• Who owns documentation, and how does it get done?
  • How does the transition from sales to customer success look?
  • Who handles customer inquiries, customer success, or customer support?
  • What is the best way to communicate cross-functionally on customer-facing teams?
  • How do you generate an appropriate sense of urgency across groups?

Many teams, nowadays, are choosing to “embed” team members of specific groups cross-functionally. So, for instance, someone from your support team would represent the team during a Customer Success standup. Otherwise, some companies choose to host cross-functional standing meetings, where representatives from each team present their findings from the past month for everyone to review.

Either way, everyone recognizes that it’s essential to have everyone on the same page.

Imposter Syndrome

Imposter Syndrome was first introduced as a concept in 1978 by Pauline Rose Clance and Suzanne Imes. It’s loosely defined as feeling like you are undeserving of your role or title and doubting your abilities. Ironically, the people that it affects most are often highly-performing and achieving individuals, who find it hard to accept the accomplishments and even go so far as to question if they are deserving. Put bluntly, it feels like you are an imposter and that soon you will be found out for the fraud you are. Apparently, in tech, 70% of individuals experience imposter syndrome.

In these groups, a lot of the conversation is around “am I doing the right thing? Do I belong here?” There is so much fear that, someday, someone will realize that we don’t fit in. The one thing that marks us as a group that fits together is that we are all so afraid that we don’t. For me, this is maybe the most valuable purpose of the CXL peer groups.

Within the context of the pandemic, it has been almost impossible to forge new relationships or strengthen existing ones. Within the four walls of your Zoom box, there’s only so much expression that can occur. When you are vulnerable in admitting your fear or admitting that you don’t feel like you belong, you open yourself up to connecting with others that feel the same way. Subsequently, you open yourself up to be reassured.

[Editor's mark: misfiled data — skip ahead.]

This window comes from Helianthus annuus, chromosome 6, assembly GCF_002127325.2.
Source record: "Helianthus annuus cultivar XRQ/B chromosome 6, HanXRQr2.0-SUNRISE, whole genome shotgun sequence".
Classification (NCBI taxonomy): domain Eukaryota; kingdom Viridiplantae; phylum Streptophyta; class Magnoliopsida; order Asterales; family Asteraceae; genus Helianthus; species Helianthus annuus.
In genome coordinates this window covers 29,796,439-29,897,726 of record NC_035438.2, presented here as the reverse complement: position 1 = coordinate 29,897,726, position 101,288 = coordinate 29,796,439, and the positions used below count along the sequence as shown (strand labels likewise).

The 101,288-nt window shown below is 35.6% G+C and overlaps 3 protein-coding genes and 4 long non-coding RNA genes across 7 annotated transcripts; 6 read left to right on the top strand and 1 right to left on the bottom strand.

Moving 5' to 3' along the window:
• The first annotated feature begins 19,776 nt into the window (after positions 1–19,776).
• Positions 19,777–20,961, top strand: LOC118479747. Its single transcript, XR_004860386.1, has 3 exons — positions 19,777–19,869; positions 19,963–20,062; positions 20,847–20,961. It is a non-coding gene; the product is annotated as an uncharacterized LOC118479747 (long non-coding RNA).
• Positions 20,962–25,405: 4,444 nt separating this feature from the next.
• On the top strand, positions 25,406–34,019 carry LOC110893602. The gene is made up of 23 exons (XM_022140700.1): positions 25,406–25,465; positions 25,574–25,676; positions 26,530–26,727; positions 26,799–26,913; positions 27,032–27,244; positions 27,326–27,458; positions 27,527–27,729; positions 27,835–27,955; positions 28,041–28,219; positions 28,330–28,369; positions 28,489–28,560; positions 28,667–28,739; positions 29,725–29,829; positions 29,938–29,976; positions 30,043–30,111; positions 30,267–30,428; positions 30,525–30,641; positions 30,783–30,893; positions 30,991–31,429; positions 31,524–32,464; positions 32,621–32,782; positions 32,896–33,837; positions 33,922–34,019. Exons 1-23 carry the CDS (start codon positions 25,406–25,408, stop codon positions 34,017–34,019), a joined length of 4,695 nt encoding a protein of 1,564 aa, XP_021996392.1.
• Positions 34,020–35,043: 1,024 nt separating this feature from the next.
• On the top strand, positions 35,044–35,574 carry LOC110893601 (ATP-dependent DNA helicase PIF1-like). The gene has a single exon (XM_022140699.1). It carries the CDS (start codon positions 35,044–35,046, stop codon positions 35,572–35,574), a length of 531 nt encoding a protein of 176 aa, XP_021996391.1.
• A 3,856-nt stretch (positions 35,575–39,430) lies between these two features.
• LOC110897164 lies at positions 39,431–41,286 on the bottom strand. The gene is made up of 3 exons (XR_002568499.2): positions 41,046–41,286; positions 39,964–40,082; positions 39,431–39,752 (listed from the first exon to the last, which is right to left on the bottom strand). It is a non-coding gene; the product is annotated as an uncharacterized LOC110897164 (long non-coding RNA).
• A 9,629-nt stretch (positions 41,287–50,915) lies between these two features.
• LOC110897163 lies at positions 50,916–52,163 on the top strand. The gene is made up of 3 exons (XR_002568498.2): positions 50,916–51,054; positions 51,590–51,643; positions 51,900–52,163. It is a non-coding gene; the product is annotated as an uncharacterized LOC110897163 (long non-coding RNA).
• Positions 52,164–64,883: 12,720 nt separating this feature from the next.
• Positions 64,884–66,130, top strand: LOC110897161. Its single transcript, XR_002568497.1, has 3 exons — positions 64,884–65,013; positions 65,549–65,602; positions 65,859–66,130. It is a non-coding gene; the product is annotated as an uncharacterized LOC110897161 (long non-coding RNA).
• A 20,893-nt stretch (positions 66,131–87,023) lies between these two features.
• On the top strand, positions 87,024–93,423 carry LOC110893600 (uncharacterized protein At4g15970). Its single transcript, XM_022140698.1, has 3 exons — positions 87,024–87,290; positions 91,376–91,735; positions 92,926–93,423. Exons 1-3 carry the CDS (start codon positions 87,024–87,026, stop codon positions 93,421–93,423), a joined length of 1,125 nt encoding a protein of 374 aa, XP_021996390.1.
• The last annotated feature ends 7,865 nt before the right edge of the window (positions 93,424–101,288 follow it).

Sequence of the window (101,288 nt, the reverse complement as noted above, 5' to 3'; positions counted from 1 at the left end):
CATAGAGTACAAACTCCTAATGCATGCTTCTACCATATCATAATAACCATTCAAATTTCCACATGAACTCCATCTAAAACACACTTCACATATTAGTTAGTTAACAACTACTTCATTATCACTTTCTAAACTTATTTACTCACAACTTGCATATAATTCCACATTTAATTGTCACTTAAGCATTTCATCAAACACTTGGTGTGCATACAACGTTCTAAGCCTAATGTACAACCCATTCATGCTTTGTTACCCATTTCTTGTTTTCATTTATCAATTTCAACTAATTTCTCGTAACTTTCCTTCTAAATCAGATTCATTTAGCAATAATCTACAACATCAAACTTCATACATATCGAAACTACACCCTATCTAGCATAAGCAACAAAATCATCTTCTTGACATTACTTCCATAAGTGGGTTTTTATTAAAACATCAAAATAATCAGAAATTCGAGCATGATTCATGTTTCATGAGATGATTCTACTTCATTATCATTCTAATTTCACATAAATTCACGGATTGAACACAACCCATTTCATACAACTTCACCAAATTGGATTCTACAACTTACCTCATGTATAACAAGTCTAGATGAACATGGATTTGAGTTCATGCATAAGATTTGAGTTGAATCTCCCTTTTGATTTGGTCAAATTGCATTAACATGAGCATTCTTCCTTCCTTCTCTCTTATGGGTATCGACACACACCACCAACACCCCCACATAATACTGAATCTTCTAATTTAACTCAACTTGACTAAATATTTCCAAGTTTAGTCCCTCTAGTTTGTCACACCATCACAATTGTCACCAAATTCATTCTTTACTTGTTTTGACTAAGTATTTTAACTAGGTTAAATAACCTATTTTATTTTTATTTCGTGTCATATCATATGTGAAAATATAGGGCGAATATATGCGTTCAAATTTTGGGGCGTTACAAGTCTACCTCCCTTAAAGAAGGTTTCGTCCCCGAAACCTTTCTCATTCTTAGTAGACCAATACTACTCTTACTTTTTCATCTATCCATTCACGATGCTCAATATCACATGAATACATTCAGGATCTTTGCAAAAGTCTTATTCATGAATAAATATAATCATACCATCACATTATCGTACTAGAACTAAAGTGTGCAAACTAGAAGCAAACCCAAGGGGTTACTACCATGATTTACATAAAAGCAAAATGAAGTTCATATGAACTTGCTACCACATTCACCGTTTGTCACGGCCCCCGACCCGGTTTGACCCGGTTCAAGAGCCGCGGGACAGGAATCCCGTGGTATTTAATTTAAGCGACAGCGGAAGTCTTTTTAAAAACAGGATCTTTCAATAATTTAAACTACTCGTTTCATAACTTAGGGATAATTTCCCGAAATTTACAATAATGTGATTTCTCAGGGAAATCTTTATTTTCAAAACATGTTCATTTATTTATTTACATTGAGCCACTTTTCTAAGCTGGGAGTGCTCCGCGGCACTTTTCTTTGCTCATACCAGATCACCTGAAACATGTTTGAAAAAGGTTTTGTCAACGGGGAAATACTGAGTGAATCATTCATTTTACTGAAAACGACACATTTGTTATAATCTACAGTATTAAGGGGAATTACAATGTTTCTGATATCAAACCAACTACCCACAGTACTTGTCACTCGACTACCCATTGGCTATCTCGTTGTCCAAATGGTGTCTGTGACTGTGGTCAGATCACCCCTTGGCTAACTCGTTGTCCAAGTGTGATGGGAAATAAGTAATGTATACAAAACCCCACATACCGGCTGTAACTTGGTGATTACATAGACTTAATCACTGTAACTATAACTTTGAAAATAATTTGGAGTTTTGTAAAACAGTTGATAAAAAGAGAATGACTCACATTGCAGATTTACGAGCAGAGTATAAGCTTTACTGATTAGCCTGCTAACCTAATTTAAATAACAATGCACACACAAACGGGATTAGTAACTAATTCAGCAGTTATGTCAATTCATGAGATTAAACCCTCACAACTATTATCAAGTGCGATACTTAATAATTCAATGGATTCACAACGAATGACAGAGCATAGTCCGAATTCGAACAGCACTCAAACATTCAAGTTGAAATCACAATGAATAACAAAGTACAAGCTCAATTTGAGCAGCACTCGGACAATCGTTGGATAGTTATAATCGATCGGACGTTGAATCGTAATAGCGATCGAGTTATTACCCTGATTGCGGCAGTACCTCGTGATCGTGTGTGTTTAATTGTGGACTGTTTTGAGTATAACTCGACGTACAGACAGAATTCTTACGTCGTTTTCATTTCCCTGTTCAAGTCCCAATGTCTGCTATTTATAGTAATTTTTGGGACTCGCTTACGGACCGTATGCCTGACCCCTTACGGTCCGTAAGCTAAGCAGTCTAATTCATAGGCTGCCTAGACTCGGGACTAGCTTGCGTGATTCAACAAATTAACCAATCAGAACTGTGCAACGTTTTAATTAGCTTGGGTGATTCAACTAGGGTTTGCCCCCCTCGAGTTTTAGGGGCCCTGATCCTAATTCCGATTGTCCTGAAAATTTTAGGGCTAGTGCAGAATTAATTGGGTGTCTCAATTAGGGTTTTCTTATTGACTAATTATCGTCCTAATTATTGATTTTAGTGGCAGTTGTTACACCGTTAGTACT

Strength in numbers

We do together what we can’t do alone. We solve problems more easily when we can talk them through with people who have run into them in the past. The CXL Peer Groups started as a place to ask for solutions for problems you’re running into at work but turned into so much more. It’s been incredibly inspiring to watch individuals work together to puzzle through issues they have in common, but even more, moving to watch them connect on a deeper, more honest level. The relationships people build have a foundation of proper understanding and the desire to validate and boost the person standing in front of them. I’ve learned so much in sitting in on these conversations and watching the different permutations of issues as they arise. 

If asked, I don’t know that I could describe what the future of the CXL peer groups looks like. What I can say is that the future is bright. If you don’t already have a peer group to talk through your struggles with, I’d recommend finding one, and if you’re having trouble, get in touch: we have a spot ready for you.

Mercer Smith